Cameroon Medical Mission Trip 2018

Thank you for praying for my trip to Mbingo Hospital in Cameroon. I am deeply grateful and humbled by the prayers and support I received for the trip. Following through with the decision to go to Cameroon was not an easy one as I was informed of an incident of increased violence that erupted close to the hospital as the date of our trip approached. The missionaries at the hospital were consistent in their communication and stated that they felt safe and they were still welcoming visitors.

But when I first read the email about the internal conflict in Cameroon, fear erupted in me. I started to rationalize my fear and thought of excuses not to go, “Perhaps this is God’s way of showing me that I should not be going. After all, I bought a humanitarian refundable ticket, I can reschedule this trip for a future date.” I started to fret about what may happen to me in Cameroon, “What if we get kidnapped? What if me or the other doctors I’m going with get caught in the crossfire of the violence?” I share this with you because this incident taught me a great deal about the power of fear.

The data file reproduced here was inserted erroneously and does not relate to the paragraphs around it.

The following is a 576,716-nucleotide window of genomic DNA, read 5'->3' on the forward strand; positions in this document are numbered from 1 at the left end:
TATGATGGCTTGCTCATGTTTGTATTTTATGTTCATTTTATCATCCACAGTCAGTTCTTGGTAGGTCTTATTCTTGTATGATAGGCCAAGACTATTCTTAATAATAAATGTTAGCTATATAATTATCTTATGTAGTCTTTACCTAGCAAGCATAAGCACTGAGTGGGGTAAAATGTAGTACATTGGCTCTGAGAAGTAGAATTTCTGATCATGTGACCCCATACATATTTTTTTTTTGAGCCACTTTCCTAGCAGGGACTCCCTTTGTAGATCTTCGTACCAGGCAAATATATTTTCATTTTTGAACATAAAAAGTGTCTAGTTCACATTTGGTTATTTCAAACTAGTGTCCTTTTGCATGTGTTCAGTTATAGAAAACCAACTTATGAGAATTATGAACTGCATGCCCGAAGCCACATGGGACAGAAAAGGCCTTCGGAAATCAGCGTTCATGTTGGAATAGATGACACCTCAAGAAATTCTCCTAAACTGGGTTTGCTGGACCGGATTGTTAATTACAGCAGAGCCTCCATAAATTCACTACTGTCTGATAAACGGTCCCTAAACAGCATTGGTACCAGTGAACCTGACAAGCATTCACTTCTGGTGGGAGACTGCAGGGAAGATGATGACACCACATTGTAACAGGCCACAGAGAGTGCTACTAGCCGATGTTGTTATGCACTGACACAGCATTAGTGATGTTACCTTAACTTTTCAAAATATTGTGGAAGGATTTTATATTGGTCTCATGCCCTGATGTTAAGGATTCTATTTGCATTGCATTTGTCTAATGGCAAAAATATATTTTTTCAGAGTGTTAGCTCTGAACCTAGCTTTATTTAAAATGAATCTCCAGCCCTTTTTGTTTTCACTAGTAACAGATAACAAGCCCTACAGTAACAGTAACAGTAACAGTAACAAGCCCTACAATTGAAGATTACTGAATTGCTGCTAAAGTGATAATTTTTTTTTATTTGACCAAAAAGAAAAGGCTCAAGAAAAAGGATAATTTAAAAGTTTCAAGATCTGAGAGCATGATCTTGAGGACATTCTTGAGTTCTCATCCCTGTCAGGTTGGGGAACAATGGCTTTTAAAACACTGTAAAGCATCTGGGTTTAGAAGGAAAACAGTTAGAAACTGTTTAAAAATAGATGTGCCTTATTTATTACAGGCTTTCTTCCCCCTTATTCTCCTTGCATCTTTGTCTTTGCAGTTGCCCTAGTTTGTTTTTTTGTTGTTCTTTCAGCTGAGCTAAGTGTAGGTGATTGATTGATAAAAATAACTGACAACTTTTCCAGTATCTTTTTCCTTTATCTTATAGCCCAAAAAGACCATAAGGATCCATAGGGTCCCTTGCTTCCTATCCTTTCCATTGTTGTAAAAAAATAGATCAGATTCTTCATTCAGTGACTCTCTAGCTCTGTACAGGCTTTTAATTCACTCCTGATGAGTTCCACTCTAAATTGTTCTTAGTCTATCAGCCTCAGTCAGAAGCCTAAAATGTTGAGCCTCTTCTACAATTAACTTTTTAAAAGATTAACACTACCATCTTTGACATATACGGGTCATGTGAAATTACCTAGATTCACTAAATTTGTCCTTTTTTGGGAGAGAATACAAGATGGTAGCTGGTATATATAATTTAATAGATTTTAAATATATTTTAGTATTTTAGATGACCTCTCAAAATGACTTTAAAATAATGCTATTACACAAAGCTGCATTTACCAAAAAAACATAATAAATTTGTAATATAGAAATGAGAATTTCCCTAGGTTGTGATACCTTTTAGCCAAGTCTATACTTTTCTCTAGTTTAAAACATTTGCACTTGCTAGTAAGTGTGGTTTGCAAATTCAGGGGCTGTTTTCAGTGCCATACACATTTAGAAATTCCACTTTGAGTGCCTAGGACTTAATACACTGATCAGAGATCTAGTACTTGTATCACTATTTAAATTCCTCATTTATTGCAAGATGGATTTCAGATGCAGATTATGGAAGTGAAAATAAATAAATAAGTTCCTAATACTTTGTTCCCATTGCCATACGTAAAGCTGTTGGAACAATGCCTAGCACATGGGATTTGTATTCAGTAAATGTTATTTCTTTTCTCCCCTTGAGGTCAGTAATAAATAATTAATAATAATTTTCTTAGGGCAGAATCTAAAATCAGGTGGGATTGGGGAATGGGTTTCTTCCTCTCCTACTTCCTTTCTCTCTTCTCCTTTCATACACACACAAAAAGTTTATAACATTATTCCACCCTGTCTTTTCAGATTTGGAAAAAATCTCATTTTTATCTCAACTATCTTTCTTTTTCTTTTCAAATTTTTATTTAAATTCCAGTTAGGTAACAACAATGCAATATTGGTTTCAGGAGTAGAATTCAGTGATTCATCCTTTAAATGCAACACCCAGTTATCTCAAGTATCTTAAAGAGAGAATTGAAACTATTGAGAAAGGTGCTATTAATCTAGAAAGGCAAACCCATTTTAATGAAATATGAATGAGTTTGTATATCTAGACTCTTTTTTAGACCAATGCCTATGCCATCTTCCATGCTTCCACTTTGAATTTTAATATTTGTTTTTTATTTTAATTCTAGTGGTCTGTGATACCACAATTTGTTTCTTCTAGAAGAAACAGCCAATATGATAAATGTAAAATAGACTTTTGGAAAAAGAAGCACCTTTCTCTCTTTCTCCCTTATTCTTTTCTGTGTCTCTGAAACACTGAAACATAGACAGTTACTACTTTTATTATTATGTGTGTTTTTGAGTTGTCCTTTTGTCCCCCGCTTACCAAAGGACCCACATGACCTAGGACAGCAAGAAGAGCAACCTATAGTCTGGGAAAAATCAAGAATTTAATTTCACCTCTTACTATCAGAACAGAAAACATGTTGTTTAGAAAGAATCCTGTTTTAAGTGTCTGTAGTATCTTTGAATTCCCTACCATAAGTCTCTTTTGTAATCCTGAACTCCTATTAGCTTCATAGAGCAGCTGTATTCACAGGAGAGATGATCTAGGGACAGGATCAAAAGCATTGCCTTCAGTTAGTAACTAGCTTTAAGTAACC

1. It is quite easy to make decisions based on fear.
  2. Seek and you shall find, if you look for evidence to support your fears you will find it (Friends and family emailed me articles on the killing in Cameroon as I was making the decision to go on the trip.)

I am reminded of the story in Numbers 13-14, when the Lord sent men to spy out the land of Canaan. Ten of the twelve spies could only see their fears. Often times when we decide to serve in a developing country, rarely is there stability and full assurance that no harm will befall us. Although I did not welcome the conflict that erupted in Cameroon before my trip, the circumstances taught me important lessons. I learned not to make decisions based on fear but to gather information and present decisions before the Lord. The Lord allowed me and my teammates to speak to a doctor who recently returned to the United States from Cameroon who reassured us that travel to the hospital was safe and strongly urged us not to cancel our trip.

In addition, he prayed for us over the phone as we presented to him our hesitations to go to Africa. God answered and gave clarity and unity in the decision to go to Cameroon (I went with two other female physicians, an internist and a pediatric nephrologist). As I was preparing for the trip I thought of all the logistical details that go into a medical trip: making the flights, lost luggage, meeting our host in Cameroon, getting through customs, safety in country travel, avoiding illness, being a good witness to the locals and to my teammates. God graciously answered each of these individual prayers and showed me in countless ways how He is the good Shepherd and continues to shepherd me (Psalm 100).